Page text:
JPMorgan strikes bullish tone even as oil woes rise

February 24 04:44 2016

In the latest sign of a divided economy, JPMorgan Chase CEO Jamie Dimon gave an impassioned speech Tuesday about how U.S. consumers are “winners” of the current economy, even as the bank warned of rising energy defaults. “The U.S. consumer is a huge winner” of falling oil prices, Dimon told investors at the company’s annual Investor Day in New York on Tuesday. “They are actually buying stuff, and we are actually seeing them buying stuff,” he said.JPMorgan Plans To Eliminate 1,800 Employees in Mortgage Unit

“There are pretty good odds, in my opinion, that the noise will sort out and we will be okay,” he said of the U.S. economy. The bullish comments come as the $218 billion bank’s stock has fallen 11% this year on fears that bank profits will be squeezed this year due to falling oil prices and other signs of an economic slowdown. JPMorgan only reinforced those fears Tuesday when it said it will increase its cash cushion against bad energy loans by $500 million to $1.3 billion for the three-month period ending in March.The bank’s stock dropped 3.7% to $56.38 on news of the move, which will increase the banks’ costs.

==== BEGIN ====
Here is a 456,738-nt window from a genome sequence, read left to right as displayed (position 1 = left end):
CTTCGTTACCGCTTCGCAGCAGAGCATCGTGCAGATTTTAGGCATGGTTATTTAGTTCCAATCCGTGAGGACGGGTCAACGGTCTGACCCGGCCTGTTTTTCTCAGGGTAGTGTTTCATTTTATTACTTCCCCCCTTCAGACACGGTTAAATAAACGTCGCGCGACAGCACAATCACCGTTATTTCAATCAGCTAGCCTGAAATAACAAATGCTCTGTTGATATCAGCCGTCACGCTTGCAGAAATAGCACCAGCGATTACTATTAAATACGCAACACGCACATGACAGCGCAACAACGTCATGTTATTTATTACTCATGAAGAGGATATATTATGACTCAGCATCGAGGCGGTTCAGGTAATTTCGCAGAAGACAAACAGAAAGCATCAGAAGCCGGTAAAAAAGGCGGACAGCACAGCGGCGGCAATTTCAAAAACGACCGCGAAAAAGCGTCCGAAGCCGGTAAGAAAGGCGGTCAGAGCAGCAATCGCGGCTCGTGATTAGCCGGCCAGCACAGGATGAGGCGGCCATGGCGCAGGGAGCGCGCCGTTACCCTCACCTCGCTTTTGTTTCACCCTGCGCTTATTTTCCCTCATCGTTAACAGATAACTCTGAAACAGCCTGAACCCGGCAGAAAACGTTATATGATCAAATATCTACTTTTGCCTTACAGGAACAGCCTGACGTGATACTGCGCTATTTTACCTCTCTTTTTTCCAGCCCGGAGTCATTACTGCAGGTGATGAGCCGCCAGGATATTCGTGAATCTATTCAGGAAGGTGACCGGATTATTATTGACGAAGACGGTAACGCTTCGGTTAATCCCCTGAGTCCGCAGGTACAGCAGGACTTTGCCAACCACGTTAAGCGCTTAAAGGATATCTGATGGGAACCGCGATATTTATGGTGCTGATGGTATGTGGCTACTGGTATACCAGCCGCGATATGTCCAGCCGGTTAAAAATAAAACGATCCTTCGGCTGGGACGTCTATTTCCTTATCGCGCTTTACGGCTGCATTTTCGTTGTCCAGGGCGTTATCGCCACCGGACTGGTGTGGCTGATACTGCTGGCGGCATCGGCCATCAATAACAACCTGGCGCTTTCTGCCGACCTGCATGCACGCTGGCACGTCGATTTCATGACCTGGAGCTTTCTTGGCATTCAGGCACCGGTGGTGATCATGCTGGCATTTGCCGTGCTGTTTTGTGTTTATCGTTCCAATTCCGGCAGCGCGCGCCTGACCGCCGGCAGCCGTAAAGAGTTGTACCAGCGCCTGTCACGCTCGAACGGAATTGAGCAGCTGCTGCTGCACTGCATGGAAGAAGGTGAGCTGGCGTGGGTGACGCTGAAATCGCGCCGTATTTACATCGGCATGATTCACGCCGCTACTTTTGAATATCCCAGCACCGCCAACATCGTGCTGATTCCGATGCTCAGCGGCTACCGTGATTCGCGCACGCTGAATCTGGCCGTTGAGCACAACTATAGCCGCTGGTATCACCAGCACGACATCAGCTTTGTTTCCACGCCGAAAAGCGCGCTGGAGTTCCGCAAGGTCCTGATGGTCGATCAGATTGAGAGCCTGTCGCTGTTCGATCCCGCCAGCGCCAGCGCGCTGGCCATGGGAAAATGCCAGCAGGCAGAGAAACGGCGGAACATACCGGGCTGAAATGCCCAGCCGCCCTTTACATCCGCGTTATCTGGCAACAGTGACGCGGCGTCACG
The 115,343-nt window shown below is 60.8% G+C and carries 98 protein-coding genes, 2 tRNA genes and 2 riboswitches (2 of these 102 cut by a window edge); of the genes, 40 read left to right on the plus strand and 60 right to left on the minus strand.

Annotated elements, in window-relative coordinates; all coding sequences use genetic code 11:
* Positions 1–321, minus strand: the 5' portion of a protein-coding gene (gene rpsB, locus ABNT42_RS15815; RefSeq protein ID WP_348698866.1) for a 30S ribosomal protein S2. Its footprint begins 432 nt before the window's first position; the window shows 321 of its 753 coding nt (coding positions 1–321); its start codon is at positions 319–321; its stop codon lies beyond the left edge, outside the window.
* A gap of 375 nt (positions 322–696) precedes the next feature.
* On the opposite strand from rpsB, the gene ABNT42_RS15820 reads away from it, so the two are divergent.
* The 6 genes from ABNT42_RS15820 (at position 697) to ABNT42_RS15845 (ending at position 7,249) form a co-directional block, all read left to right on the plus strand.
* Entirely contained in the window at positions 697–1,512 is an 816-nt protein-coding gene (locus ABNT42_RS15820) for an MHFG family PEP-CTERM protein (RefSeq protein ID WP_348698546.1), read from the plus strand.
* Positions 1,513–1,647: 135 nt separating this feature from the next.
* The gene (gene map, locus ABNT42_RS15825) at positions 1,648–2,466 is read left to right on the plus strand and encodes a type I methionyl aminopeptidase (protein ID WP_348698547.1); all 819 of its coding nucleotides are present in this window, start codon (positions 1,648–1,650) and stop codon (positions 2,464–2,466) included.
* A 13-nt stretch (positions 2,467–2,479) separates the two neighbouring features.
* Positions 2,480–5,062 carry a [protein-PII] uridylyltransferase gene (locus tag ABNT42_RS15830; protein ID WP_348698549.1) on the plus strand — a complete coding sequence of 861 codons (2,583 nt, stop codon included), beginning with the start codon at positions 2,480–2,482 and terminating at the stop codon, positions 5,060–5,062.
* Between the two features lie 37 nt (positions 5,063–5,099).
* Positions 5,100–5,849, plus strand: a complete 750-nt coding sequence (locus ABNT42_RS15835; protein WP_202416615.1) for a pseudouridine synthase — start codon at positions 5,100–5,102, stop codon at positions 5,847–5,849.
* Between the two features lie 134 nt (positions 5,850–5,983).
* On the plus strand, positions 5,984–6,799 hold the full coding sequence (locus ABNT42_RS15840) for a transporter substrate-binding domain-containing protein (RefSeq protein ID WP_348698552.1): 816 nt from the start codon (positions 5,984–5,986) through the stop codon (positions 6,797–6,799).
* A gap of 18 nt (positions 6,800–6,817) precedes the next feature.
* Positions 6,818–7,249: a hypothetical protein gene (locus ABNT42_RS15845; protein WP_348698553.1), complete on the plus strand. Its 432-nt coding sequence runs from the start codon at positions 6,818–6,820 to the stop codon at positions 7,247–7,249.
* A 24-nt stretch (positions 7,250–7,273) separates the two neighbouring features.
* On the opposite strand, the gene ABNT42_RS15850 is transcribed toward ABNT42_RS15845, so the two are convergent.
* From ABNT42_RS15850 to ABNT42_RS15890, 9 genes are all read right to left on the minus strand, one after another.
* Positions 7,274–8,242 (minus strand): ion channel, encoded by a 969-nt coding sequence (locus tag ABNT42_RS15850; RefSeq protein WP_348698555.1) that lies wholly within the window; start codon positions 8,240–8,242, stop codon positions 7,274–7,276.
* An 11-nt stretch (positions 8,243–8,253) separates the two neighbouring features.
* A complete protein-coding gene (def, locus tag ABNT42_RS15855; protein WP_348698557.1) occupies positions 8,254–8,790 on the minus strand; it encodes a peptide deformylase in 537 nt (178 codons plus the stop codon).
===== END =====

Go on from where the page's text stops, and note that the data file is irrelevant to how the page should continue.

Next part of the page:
Last month, JPMorgan upped its cushion against troubled oil and gas credits by $124 million in the fourth quarter — its first reserve for bad loans since 2011 — as oil prices plunged to $30 a barrel, placing pressure on energy companies’ earnings. On Tuesday the bank warned that its reserves for bad oil and gas loans could jump another $1.5 billion if oil prices stay at $25 a barrel for 18 months. Last month JPMorgan said reserves for bad oil and gas loans could jump to as high as $750 million assuming oil prices continue to hoover around $30 a barrel for 18 months.

The bank also said it plans to increase its reserve against metal and mining debts by $100 million to $350 million this quarter. Despite growing signs of loan losses, Dimon sought to convince investors on Tuesday that Main Street is doing just fine. Consumers’ “balance sheets are in very good shape” even if corporate earnings are not, he said. Skewing perceptions, he said, is the fact that manufacturing, which makes up just 12% of the overall economy, occupies over 50% of the profits of the S&P 500.

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